Murray also treats the popular idea of Christus Exemplar (Latin for “Christ our example”). Hays and Jones champion this teaching, which considers Jesus’ death on the Cross as primarily the best example for Christian living. Murray takes to task the Hays and Jones’ of his day, Horace Bushnell (55). He affirms that the sacrifice of Christ provides us with the “supreme example of virtue” (55). But like Christus Victor, he doesn’t give it a primary place in his discussion of Jesus’ sacrifice. Jesus’ death is primarily atonement for sins and secondarily an example for the Church.
The second half of our book applies God’s redemption to sinners. Murray begins by defending his ordo salutis (order of salvation): calling; regeneration; faith and repentance; justification; adoption; sanctification; perseverance; union with Christ; and glorification. One chapter is dedicated to each phase of salvation.
Christians should think and feel deeply about these stages, because they reveal different angles of redemption. In God’s wisdom, He chose to reveal some aspects of redemption in familiar cultural terms. Only when these salvation metaphors are understood together do we get the full sense of God’s magnificent salvation:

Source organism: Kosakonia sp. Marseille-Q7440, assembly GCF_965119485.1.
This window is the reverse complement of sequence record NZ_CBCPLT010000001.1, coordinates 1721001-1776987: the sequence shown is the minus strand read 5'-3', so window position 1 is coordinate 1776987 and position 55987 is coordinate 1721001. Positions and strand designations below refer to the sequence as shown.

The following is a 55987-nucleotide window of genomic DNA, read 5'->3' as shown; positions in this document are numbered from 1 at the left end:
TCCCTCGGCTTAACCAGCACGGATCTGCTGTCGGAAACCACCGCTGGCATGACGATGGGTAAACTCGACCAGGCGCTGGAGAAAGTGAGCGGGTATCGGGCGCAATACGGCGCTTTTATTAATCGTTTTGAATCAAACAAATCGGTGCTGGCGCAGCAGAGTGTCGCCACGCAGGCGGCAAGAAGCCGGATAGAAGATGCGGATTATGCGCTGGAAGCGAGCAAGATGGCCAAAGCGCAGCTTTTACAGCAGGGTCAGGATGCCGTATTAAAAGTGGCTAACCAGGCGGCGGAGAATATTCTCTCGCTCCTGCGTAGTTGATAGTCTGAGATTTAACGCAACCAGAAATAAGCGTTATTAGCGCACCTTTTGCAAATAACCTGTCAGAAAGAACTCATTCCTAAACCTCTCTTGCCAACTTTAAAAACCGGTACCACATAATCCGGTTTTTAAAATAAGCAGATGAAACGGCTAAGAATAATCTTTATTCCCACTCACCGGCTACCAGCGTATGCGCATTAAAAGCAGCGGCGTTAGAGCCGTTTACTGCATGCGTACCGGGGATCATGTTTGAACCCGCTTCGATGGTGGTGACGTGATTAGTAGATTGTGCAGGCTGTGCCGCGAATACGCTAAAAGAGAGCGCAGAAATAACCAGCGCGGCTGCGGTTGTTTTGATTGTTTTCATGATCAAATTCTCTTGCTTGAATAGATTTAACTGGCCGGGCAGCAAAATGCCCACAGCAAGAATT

- Redemption — Economic/Slave Market
- Regeneration — Birth process
- Justification — Law Court
- Propitiation/Expiation — Cultic/Jewish Temple
- Reconciliation — Relational
- Adoption — Familial
Surprisingly, Murray begins with calling but neglects election. Election means that before the foundation of the world, God chose some to be a part of His family. God’s choice is motivated by love for people and a desire to be glorified for His grace (Eph 1:3-6). Those whom God elects before time, He calls within time. Murray says God’s calling is His “efficacious summons by which the people of God are ushered into fellowship and union with Christ” (94).